Ancient evidence recovered from the bottom of a South Island lake has suggested large earthquakes can influence the amount of carbon dioxide in the Earth's atmosphere.

A new study by Kiwi and UK scientists found that big quakes unleashed along the high-risk Alpine Fault had both mobilised and buried large amounts of carbon - a natural process that might remove CO2 from the atmosphere.

The researchers examined sediments that had accumulated over the past thousand years at the bottom of Lake Paringa in the Southern Alps.

An analysis of the sediments, recording the level of carbon isotopes before and after past quakes, indicated that shakes on the fault had produced nearly half of the carbon in the biosphere released from the alps.


Simulations of quake-triggered landslides suggested that some 14 million tonnes of carbon were released during each Alpine Fault earthquake.

Yet, their findings showed these same earthquakes could also draw carbon out of the atmosphere if that carbon was transported to lake and ocean basins.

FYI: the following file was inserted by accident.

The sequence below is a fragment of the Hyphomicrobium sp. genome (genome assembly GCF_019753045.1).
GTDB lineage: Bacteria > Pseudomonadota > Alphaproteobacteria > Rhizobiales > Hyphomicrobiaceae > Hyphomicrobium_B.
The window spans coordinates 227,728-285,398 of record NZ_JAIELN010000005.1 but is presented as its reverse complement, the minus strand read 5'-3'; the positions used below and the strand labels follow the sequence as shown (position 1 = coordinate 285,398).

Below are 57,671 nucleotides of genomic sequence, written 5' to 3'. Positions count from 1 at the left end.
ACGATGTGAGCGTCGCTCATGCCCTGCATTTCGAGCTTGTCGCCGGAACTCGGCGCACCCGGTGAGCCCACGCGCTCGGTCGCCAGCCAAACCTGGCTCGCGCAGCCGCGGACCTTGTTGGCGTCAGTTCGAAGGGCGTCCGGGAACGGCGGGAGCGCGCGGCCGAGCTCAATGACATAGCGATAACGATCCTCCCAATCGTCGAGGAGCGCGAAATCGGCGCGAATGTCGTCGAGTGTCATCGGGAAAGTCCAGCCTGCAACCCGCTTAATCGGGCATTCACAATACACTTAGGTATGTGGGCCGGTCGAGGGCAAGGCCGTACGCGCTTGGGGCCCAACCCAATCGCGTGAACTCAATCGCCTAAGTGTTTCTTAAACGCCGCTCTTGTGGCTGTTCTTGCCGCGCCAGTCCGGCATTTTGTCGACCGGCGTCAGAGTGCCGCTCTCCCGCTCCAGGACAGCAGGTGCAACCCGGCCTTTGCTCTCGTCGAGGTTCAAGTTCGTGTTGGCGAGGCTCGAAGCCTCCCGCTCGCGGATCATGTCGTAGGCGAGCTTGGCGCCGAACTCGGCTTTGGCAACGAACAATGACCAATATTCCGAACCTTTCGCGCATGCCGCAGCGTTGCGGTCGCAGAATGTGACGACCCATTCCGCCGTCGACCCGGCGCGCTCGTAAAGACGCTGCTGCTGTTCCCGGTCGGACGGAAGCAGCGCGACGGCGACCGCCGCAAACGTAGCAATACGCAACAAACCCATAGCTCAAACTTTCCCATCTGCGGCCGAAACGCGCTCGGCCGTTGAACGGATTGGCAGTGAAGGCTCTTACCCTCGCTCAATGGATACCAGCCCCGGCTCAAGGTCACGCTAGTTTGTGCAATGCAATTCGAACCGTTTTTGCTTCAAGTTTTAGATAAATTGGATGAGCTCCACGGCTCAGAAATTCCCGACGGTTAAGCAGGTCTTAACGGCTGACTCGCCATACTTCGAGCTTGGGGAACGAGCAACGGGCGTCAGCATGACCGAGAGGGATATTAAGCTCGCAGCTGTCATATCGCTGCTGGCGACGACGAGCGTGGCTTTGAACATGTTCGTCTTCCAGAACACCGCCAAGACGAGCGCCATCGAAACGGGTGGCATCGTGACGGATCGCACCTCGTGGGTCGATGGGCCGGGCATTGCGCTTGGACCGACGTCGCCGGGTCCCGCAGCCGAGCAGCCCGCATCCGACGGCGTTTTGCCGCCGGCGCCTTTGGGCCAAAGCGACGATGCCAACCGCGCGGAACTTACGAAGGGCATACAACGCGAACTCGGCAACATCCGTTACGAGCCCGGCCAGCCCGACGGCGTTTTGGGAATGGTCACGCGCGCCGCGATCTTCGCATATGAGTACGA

"Lush vegetation on the mountains draws carbon dioxide from the atmosphere," said Dr Jamie Howarth, of Victoria University of Wellington's School of Geography, Environment and Earth Sciences.

"In an earthquake, this vegetation is caught up in landslides, which sends the vegetation and the carbon to rivers, which in turn transport it to lakes and ocean basins where it is rapidly buried, removing it from the atmosphere."

This research was significant because it shows a clear link between tectonic activity and the climate on Earth.

Co-author Sean Fitzsimons, of the University of Otago, said the discovery shed more light on the natural inter-play between earth and atmosphere.

"These findings tell us that the development of mountains plays a critical role in the global carbon cycle over millions of years and provide a piece of the puzzle in understanding how atmospheric carbon is regulated by earth surface processes."

The study, just published in the journal Nature Geoscience, also involved researchers from GNS Science and Durham University in the UK.